Democracy sausage

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A sausage sandwich at a polling booth in front of Old Parliament House, Canberra, during the 2016 federal election
Democracy sausages being barbecued at the polling booth at Kenmore State School in the electoral district of Moggill at the 2017 Queensland state election

"Democracy sausage" is a colloquial name given to the sausages cooked and eaten as part of the Australian tradition of holding a sausage sizzle at polling places on election day as a fundraiser often for the schools or other institutions that house the polling place. In 2016, the BBC reported that just under one-third of the 1,992 polling booths across Australia had a sausage stand by the count of the Election Sausage Sizzles site.[1]

The tradition goes back to cake sales in the early 20th Century. CNN quoted historian Judith Brett, author of From secret ballot to democracy sausage: How Australia got compulsory voting as saying "Certainly, there's a photo in the 1930s of a polling booth with a cake stall outside, so I think community organizations saw it was an opportunity to fund-raise."[2] Brett is further quoted as saying that sausages started appearing in the early 1980s when portable barbecue grills became available.[2]

The democracy sausage has become so well recognised and expected in Australian culture, that in the 24 hours leading up to the 2 July 2016 federal election Twitter changed its emoji for #ausvotes from a ballot box to a sausage lying on a slice of white bread topped with sauce.[3] In December 2016 the Australian National Dictionary Centre selected "democracy sausage" as its Australian Word of the Year for 2016.[4]

As Australians always vote on a Saturday and voting is compulsory, there is always high voter turnout for both state and federal elections.[3] Many polling places are located at schools, community halls and churches,[1] with these groups often taking advantage of the large number of people coming to their location by setting up fundraising stalls.[5][6] For many community groups this is the biggest fundraising event of the year.[3]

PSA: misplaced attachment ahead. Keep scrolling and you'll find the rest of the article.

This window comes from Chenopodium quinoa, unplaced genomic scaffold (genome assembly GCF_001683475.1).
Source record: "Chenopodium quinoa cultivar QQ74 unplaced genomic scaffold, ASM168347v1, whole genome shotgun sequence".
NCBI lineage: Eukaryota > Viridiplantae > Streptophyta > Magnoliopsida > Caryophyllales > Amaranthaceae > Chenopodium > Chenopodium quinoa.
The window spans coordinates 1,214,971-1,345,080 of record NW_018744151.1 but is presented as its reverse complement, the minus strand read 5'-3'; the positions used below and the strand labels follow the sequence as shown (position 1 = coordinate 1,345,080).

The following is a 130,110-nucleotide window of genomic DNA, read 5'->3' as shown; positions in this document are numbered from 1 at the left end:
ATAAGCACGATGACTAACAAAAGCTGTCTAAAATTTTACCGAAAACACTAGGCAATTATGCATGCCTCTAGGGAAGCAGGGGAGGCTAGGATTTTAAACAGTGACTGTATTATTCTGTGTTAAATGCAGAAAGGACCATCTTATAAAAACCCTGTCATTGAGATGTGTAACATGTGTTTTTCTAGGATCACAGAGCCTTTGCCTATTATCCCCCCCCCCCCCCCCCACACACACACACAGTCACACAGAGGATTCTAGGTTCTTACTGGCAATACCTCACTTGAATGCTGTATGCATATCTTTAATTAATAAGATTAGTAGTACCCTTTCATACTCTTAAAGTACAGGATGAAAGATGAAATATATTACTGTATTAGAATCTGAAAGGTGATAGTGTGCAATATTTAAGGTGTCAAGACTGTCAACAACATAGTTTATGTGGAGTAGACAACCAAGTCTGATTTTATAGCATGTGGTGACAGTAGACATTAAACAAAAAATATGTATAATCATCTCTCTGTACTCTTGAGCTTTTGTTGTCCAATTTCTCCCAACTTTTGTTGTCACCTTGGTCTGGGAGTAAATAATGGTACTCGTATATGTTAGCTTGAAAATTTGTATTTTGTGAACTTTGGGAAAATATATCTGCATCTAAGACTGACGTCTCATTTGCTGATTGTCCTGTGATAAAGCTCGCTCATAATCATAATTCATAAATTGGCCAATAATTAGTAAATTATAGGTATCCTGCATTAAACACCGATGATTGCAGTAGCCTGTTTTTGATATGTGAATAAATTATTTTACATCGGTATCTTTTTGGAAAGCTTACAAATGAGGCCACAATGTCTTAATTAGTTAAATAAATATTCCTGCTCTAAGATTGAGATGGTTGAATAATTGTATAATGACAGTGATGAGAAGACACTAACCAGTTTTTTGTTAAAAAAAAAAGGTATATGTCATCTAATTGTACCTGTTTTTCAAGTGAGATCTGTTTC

In some cases, vegan sausages are sold on the polling day in particular polling stations.[7] This was the case with The Greens in 2017 Queensland state election.

Sausages on bread are not the only items sold at the election day stalls. Voters can also purchase cakes, drinks and other food items such as vegetarian and gluten free options.[1][8][9][10] Various websites and social media accounts have been set up to help the public locate which polling booths have stalls and what will be available at them, so that they can choose a polling location according to their food choices.[5][11] At the 2 July 2016 federal election, one such site recorded 2301 polling booths as having sausages and/or cakes available,[12] and another recorded 2094,[13] each of which is over one-third of the total number.[1][5]

Some cake stalls sell themed sweets which are named as a play on politicians' names such as Alba-Cheesy Cakes (Anthony Albanese), Malcolm Turnovers, Malcolm Turnballs (Malcolm Turnbull), Plebislice (referring to a plebiscite), Jacqui Lambingtons (Jacqui Lambie), Tanya Plibiscuits (Tanya Plibersek), and Richard Di Nutella Fudge (Richard Di Natale).[14]